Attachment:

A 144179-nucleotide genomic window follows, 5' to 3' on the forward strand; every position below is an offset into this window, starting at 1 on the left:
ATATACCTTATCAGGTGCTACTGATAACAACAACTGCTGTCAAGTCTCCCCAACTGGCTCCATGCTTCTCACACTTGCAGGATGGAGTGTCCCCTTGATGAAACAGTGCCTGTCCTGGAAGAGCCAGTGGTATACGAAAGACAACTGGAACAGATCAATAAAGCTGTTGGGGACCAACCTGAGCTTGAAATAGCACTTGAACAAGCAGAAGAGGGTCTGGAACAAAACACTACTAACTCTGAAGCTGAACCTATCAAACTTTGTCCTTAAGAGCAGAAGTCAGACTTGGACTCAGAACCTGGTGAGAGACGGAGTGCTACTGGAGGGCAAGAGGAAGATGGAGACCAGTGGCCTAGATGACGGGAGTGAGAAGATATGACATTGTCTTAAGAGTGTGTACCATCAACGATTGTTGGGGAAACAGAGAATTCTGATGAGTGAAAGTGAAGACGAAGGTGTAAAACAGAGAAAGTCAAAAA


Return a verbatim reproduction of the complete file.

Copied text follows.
A 144179-nucleotide genomic window follows, 5' to 3' on the forward strand; every position below is an offset into this window, starting at 1 on the left:
ATATACCTTATCAGGTGCTACTGATAACAACAACTGCTGTCAAGTCTCCCCAACTGGCTCCATGCTTCTCACACTTGCAGGATGGAGTGTCCCCTTGATGAAACAGTGCCTGTCCTGGAAGAGCCAGTGGTATACGAAAGACAACTGGAACAGATCAATAAAGCTGTTGGGGACCAACCTGAGCTTGAAATAGCACTTGAACAAGCAGAAGAGGGTCTGGAACAAAACACTACTAACTCTGAAGCTGAACCTATCAAACTTTGTCCTTAAGAGCAGAAGTCAGACTTGGACTCAGAACCTGGTGAGAGACGGAGTGCTACTGGAGGGCAAGAGGAAGATGGAGACCAGTGGCCTAGATGACGGGAGTGAGAAGATATGACATTGTCTTAAGAGTGTGTACCATCAACGATTGTTGGGGAAACAGAGAATTCTGATGAGTGAAAGTGAAGACGAAGGTGTAAAACAGAGAAAGTCAAAAA